Third Reich 'N' Roll is a 1976 studio album by the American Avant Garde Music band The Residents. It was released in 1976 under immediate controversy because of the Nazi imagery used on the album cover and in the lyrics themselves.
However, Third Reich 'N' Roll is a Concept Album poking fun at the Nazis. It features an absurd complot theory that the Nazis actually created rock 'n' roll to brainwash the youth.note They supposedly did this through famous American Bandstand presenter Dick Clark, which explains why he is shown on the cover in a Nazi uniform. In line with this theory The Residents covered a handful of well known rock and pop tunes from the 1950s and 1960s and sang them in a German sounding voice with a lot of Teutonic noise and World War Two imagery. Pure Nightmare Fuel to some, a hilarious Cover Album to others.
The album remains one of their most popular. It has only two tracks, "Swastikas On Parade" and "Hitler Was A Vegetarian", which take up the entire album. Many well known pop melodies can be recognized, though this not always easy.
- "Swastikas On Parade" (17:30)
- "Hitler Was A Vegetarian" (18:27)
Tropes On Parade:
- Adolf Hitlarious: On the cover and in the liner notes.
- All Germans Are Nazis: On this album they are.
- Artistic License History: Despite the fact that rock 'n' roll only emerged after World War Two this album suggests that the Nazis were behind it.
- As Long as It Sounds Foreign: German language songs sang by non-actual Germans.
- Brawn Hilda: The woman singing "Papa's Got A Brand New Bag" in German comes across as this.
- Concept Album and Conspiracy Theorist: The Nazis invented rock 'n' roll to seduce the youth. Don't ask.
- Contemptible Cover: Dick Clark is featured as a Nazi. Swastika's are everywhere.
- Cover Album: Sort of. A lot of songs are covered, but in the form of a medley, with German accents and grotesque deconstructions that make many of them barely recognizable.
- The Cover Changes the Meaning: All covers on this album are reimagined as Nazi propaganda songs that sound nevertheless everything but commercial. Some are even barely recognizable.
- Epic Rocking: The album consists of two tracks where all songs fade into each other.
- Fading into the Next Song/Siamese Twin Songs: Most tracks do one or the other.
- Gratuitous German: There is really no reason to attach rock 'n' roll to Nazis, but here we are.
- The implication is that "top 40 pop music is fascism in disguise", using the Nazis as a shorthand for fascism in general.
- Greatest Hits Album: It compiles some great 1950s, 1960s and 1970s bubble gum hits, only to distort them heavily into one long and brutal medley, with Gratuitous German gibberish in between.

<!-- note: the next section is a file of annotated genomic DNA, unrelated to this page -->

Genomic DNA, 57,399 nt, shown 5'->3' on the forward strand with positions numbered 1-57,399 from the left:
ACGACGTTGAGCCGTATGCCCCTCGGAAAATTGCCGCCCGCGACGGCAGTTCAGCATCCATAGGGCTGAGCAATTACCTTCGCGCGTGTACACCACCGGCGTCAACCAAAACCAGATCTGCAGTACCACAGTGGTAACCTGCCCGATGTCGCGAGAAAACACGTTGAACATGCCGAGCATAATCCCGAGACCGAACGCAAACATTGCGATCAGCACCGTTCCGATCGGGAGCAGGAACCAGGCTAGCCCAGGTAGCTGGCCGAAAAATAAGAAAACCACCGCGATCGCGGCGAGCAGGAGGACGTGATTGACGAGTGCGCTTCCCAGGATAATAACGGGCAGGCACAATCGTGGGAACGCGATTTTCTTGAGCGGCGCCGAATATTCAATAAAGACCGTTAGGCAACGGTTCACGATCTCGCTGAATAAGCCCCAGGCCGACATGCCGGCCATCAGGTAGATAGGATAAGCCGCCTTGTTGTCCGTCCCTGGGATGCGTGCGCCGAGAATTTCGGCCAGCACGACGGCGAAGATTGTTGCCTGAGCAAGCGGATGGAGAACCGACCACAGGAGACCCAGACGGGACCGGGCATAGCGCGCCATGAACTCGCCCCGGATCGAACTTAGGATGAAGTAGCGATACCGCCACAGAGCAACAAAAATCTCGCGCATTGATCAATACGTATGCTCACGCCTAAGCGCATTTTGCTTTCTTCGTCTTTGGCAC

- Guttural Growler: "In-A-Gadda-Da-Vida" is sung in this way.
- Hitler Ate Sugar: One track is named "Hitler Was A Vegetarian".
- Medley: All songs fade into each other.
- Music And Sound Effects: At one point during "Swastikas On Parade" a fire alarm, a crying baby, gun shots and driving cars can be heard.
- The New Rock & Roll: The album satirizes the demonisation of rock 'n' roll in the 1950s and 1960s by older generations.
- New Sound Album: Hits you're familiar with, performed in a way you never heard them before!
- No Celebrities Were Harmed: Subverted. Apart from Hitler and Dick Clark countless rock artists have their most famous songs demolished in bizarre covers.
- No Swastikas: In order to get this album released into Germany, a censor bar was slapped onto every swastika and Nazi reference. The ploy would've worked if all of the Nazi references weren't small and scattered everywhere.
- Propaganda Machine: The Nazis supposedly used rock 'n' roll as propaganda, according to this album.
- Pun-Based Title: "Third Reich 'n' Roll".
- Reference Overdosed: Have fun trying to recognize which songs are covered.
- Sampling: The break beat of "Papa's Brand New Bag" is an actual sample of James Brown's original song. It may even been the first James Brown sample ever!
- Also, the very first seconds of the entire record are sampled from an actual german-language version of Chubby Checker's "Let's Twist Again".
- James Brown: "Papa's Got A Brand New Bag" is covered, including the first ever James Brown sample on a record.
- The Doors: "Light My Fire" from The Doors is covered.
- "Double Shot (Of My Baby's Love)" which was covered here for the first time would get an extended Shout Out as the leitmotif on the album God in Three Persons a decade later.
- A mash-up of The Beatles' "Hey Jude" from Magical Mystery Tour and The Rolling Stones: "Sympathy For The Devil" from Beggars Banquet is referenced near the end.
- Those Wacky Nazis: The Nazis apparently invented rock 'n' roll and decided to sing all hit songs themselves.
- Translated Cover Version: Their cover of "Papa's Got A Brand New Bag" is a literal German translation of the song. Other covers on this album tend to be sang in English with a mock German accent.